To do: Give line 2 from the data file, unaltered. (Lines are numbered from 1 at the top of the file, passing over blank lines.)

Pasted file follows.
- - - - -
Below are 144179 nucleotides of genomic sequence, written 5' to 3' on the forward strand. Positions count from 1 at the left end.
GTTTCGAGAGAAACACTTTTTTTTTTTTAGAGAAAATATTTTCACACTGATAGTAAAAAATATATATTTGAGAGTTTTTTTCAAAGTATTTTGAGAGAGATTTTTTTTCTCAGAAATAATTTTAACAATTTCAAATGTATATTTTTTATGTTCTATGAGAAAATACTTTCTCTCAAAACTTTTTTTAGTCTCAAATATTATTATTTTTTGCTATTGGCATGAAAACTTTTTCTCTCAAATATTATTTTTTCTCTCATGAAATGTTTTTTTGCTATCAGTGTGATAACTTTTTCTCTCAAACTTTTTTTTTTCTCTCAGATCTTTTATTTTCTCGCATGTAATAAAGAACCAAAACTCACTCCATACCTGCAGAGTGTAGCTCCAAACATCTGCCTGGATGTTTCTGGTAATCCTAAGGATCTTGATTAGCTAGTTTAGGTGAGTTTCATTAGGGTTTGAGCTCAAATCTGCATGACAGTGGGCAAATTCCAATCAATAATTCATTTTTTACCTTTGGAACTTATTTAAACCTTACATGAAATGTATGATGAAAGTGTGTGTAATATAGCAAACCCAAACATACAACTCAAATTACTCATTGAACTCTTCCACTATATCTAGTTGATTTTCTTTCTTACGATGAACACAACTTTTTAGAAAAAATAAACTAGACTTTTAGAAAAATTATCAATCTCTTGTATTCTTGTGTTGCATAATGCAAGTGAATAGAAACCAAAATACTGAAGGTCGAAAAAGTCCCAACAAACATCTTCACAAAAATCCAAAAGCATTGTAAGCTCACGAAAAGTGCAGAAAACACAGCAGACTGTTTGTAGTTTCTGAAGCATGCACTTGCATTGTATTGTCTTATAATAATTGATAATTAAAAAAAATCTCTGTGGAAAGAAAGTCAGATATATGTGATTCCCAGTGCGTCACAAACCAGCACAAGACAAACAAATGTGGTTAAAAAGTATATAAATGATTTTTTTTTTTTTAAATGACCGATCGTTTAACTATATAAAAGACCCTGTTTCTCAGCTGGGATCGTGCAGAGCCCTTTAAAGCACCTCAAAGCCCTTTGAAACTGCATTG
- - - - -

GTTTCGAGAGAAACACTTTTTTTTTTTTAGAGAAAATATTTTCACACTGATAGTAAAAAATATATATTTGAGAGTTTTTTTCAAAGTATTTTGAGAGAGATTTTTTTTCTCAGAAATAATTTTAACAATTTCAAATGTATATTTTTTATGTTCTATGAGAAAATACTTTCTCTCAAAACTTTTTTTAGTCTCAAATATTATTATTTTTTGCTATTGGCATGAAAACTTTTTCTCTCAAATATTATTTTTTCTCTCATGAAATGTTTTTTTGCTATCAGTGTGATAACTTTTTCTCTCAAACTTTTTTTTTTCTCTCAGATCTTTTATTTTCTCGCATGTAATAAAGAACCAAAACTCACTCCATACCTGCAGAGTGTAGCTCCAAACATCTGCCTGGATGTTTCTGGTAATCCTAAGGATCTTGATTAGCTAGTTTAGGTGAGTTTCATTAGGGTTTGAGCTCAAATCTGCATGACAGTGGGCAAATTCCAATCAATAATTCATTTTTTACCTTTGGAACTTATTTAAACCTTACATGAAATGTATGATGAAAGTGTGTGTAATATAGCAAACCCAAACATACAACTCAAATTACTCATTGAACTCTTCCACTATATCTAGTTGATTTTCTTTCTTACGATGAACACAACTTTTTAGAAAAAATAAACTAGACTTTTAGAAAAATTATCAATCTCTTGTATTCTTGTGTTGCATAATGCAAGTGAATAGAAACCAAAATACTGAAGGTCGAAAAAGTCCCAACAAACATCTTCACAAAAATCCAAAAGCATTGTAAGCTCACGAAAAGTGCAGAAAACACAGCAGACTGTTTGTAGTTTCTGAAGCATGCACTTGCATTGTATTGTCTTATAATAATTGATAATTAAAAAAAATCTCTGTGGAAAGAAAGTCAGATATATGTGATTCCCAGTGCGTCACAAACCAGCACAAGACAAACAAATGTGGTTAAAAAGTATATAAATGATTTTTTTTTTTTTAAATGACCGATCGTTTAACTATATAAAAGACCCTGTTTCTCAGCTGGGATCGTGCAGAGCCCTTTAAAGCACCTCAAAGCCCTTTGAAACTGCATTG